U.S stocks are set to open in the ”black’ (+0.1%).
Indices: Stoxx600 +0.2% at 383.9, FTSE 0.0% at 7590, DAX +0.6% at 12388, CAC-40 +0.5% at 5406, IBEX-35 +0.6% at 9526, FTSE MIB +1.0% at 20687, SMI +0.2% at 9074 S&P 500 Futures +0.1%
2. Oil firm on tighter U.S outlook, gold higher
Oil prices trade firm stateside, with U.S fuel markets seen to be tightening, although the release of crude from the American strategic reserves is offsetting an expected supply cut due to upcoming sanctions against Iran.
Brent crude oil futures are down -9c, at +$72.12 a barrel, while U.S West Texas Intermediate (WTI) crude futures are up +30c, or +0.45%, at +$66.73 per barrel.
Note: Inventories in U.S for refined products – diesel and heating oil – are at their lowest in four-years.
Washington yesterday offered +11M barrels of crude from its Strategic Petroleum Reserve (SPR) for delivery from Oct. 1 to Nov. 30. The market expects the released oil may offset expected supply shortfalls from U.S sanctions against Iran.
However, on the flip side, the overall market sentiment remains cautious because of concerns over the demand outlook amid the Sino-U.S trade dispute.
Ahead of the U.S open, gold prices have climbed to a one-week high on the back of a weaker dollar. Spot gold has rallied +0.4% to +$1,194.81 an ounce, the highest level since Aug. 14. U.S gold futures have climbed +0.5% to +$1,200.60 an ounce.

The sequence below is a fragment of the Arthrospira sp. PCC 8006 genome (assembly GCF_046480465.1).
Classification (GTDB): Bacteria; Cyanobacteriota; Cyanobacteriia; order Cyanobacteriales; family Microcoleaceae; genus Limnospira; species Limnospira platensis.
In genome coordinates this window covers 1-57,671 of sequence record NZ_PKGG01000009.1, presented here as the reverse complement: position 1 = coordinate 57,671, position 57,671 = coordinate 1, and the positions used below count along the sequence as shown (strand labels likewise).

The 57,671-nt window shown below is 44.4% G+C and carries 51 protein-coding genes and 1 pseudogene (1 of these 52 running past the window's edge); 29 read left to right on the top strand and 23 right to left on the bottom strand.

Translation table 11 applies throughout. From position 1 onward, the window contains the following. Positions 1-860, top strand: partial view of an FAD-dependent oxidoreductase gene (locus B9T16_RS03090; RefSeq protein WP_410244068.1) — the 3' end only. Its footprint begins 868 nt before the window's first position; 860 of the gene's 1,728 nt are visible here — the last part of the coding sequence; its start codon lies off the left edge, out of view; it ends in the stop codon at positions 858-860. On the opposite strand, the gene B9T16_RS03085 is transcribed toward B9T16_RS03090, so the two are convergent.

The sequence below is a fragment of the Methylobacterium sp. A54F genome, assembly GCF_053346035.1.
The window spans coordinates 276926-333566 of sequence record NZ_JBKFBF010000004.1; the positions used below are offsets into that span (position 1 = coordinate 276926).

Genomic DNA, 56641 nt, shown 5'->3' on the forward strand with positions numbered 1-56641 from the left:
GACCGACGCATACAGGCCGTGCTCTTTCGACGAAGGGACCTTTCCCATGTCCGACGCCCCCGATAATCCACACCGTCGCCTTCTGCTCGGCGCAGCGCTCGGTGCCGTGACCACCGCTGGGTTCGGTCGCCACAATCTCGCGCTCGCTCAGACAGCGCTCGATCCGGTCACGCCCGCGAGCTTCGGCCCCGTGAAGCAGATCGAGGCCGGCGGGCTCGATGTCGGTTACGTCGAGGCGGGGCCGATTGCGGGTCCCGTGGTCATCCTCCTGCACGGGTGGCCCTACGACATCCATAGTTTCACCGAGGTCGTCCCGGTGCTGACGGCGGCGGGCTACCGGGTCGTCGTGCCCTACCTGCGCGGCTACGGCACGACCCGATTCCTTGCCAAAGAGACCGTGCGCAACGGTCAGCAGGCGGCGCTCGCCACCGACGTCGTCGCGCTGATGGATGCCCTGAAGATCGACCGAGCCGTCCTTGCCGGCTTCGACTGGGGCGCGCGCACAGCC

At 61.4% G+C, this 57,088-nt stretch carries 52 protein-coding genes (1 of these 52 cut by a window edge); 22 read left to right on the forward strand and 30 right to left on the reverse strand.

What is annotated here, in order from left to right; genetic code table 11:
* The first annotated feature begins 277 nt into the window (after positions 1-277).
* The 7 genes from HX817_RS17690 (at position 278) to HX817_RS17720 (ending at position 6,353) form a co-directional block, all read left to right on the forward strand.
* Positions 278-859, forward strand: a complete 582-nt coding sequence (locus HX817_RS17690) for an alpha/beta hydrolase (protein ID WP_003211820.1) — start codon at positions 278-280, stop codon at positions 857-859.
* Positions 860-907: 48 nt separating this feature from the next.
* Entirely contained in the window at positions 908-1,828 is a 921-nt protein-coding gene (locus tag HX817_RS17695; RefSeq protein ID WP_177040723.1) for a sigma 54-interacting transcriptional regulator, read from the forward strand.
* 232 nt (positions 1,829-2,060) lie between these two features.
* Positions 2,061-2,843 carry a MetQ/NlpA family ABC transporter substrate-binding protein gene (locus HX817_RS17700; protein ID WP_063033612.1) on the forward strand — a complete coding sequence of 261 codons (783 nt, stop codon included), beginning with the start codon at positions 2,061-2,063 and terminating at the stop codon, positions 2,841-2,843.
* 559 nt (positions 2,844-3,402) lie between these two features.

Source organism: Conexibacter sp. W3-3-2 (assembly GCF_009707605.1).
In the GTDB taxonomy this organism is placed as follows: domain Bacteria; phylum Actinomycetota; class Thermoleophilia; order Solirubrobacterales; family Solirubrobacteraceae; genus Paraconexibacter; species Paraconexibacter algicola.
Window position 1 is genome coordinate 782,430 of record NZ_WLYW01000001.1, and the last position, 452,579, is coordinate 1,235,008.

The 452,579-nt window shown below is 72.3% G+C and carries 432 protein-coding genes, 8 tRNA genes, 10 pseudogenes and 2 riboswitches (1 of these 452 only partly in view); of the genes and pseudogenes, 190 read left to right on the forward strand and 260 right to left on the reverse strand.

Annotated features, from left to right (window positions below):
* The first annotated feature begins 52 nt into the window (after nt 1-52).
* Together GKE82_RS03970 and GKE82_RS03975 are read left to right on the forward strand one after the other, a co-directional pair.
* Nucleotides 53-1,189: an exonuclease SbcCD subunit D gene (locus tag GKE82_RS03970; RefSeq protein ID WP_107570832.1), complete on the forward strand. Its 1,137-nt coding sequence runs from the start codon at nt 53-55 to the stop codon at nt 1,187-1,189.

3. Yields – impact of Trump’s comments remain unclear
Given that the Fed is an independent institution, explicit comments about interest rates from a sitting President could just as easily have the opposite effect.
Trump wants lower rates and a weaker U.S dollar, however, Fed Chair Powell maybe more inclined to ‘normalize’ rate policy to defend their credibility – the Fed has raised interest rates twice this year and has penciled in two-more +25 bps increases in 2018 and three-more in 2019.
Note: The market will be watching for tomorrow’s FOMC minutes and as well as the annual Jackson Hole symposium of global central banks for ‘yield’ guidance.
The yield on 10-year Treasuries have rallied +1 bps to +2.83%, the biggest advance in a week, while the yield on two-year notes has gained +2 bps to +2.60%, also the largest advance in a week. In Germany, the 10-year Bund yield has backed up +1 bps to +0.31%, while in the U.K the 10-year Gilt yield has increased +1 bps to +1.223%.